When I was on the standard SDG&E Domestic Rate, electricity for my EV-1 cost about $.03/mile. If I set the timer on my charger to kick in at midnight, it costs me about $.01/mile under the TOU rate. This compares to about $.04/mile for a typical gas car (30 mpg @ $1.20/gallon).
That said, electricity costs per mile are probably small in comparison to the battery depreciation costs. The EV1's lead-acid batteries have an estimated lifetime of only 30,000 miles, and while they are covered by the warranty included in the lease GM still has to recover their replacement cost from lease revenue. On the other hand, the rest of an EV is inherently much more reliable than a comparable gasoline car. Barring serious design deficiencies, batteries and tires are expected to be the only significant maintenance expenses for an EV.
I guess this question shows how we've all grown accustomed to the incredible energy density of ordinary gasoline. Burning a gallon of gasoline generates about 125,000 BTU, or 36.63 kW-hr of heat. By that measure, the EV1 has a "gas tank" that weighs 1175 pounds (over half a ton) but holds only half a gallon.
A fairer comparison would account for the inability of an internal combustion energy to turn more than about 20% of that 36.63 kW-hr of chemical energy per gallon of gasoline into mechanical energy. A storage battery and electric motor is roughly 4 times as efficient in "burning" lead, so the "equivalent capacity" of the EV1's half-ton "gas tank" is more like 2 gallons. That's just about right considering its 55-60 mile range and that a gas car of comparable weight and size would probably get 25-30 mpg.
GM advertises this car as getting 4 miles per kW-hr, which seems about right. So the equivalent charging "speed" you'd get from a 1 m^2 panel (approximately the EV1's roof area) is 4 * 150/1000 = 0.6 miles per hour. And that's the very best you could do, with the sun shining directly down on the panel. In clear weather in subtropical latitudes, you'll get the equivalent of maybe 4 hours of direct sunlight per day. That works out to 0.6 x 4 = 2.4 miles per day. Not much.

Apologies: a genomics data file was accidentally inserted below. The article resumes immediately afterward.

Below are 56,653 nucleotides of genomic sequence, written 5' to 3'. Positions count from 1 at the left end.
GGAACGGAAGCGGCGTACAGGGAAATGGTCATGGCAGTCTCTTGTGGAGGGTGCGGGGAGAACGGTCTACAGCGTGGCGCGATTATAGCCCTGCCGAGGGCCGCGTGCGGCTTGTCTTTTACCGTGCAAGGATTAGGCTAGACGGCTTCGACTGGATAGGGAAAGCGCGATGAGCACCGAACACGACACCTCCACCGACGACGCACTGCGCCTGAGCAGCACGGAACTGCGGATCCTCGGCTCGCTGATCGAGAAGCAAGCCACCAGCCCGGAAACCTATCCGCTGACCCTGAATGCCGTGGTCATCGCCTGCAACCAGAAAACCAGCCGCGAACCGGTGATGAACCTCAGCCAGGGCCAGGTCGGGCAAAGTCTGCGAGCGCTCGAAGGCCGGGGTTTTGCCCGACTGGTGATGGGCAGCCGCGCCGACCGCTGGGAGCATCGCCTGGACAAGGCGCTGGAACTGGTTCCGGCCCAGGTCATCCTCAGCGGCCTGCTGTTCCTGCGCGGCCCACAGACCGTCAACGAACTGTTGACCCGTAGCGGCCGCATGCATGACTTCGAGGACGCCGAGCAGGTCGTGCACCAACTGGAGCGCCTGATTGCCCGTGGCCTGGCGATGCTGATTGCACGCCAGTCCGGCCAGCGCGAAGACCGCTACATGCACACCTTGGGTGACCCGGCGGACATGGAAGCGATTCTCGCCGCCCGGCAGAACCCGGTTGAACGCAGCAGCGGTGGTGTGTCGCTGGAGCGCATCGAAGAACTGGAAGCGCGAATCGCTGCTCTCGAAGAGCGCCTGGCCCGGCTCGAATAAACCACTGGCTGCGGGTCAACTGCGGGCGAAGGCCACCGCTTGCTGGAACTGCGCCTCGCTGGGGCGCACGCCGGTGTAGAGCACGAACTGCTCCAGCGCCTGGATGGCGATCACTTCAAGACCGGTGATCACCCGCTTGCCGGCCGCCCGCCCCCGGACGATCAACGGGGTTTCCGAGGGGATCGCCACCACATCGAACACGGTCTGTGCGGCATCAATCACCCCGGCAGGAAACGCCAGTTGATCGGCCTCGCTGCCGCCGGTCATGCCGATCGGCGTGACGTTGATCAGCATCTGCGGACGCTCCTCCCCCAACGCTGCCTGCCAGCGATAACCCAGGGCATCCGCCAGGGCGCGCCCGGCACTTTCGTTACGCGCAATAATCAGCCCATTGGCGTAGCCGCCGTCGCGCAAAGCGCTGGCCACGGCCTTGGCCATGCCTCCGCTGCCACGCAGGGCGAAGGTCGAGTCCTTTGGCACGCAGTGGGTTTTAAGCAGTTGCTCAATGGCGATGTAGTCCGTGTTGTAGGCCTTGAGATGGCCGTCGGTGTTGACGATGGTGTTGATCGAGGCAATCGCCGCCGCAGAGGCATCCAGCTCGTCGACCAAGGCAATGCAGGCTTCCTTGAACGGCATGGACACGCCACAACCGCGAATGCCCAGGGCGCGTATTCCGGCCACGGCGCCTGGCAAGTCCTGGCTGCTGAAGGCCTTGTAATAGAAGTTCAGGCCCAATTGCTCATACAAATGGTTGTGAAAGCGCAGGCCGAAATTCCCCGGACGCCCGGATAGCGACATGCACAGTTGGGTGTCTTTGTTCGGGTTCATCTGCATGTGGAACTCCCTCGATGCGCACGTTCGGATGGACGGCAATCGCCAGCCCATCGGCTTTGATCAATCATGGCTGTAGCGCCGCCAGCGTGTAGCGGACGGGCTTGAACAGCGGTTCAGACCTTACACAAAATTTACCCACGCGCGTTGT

Some people do charge their EVs with solar power. Actor and EV1 driver Ed Begley, Jr. is a well-known example. And there are several "solar EV charge ports", most constructed by government agencies as demonstration projects. I've seen the one at the South Coast Air Quality Management District in Diamond Bar, and one at the San Diego County government administration building. But all these facilities consist of large fixed solar arrays -- much larger than an EV1 -- connected to stationary chargers. The SCAQMD and San Diego facilities are "grid tied", meaning that the solar arrays pump power back into the utility grid while the EV chargers draw power from the grid; there is no local battery storage. Depending on how much sunlight is available and how much EV charging goes on, the site may be either a net consumer or a net producer of electricity at any given time.
In fact, the car often gets better range in slow traffic than at fast highway speeds because drag increases faster than speed. Also, usable battery capacity increases at lower rates of discharge.
Back to Phil Karn's EV1 page
Last updated: 2 June 2011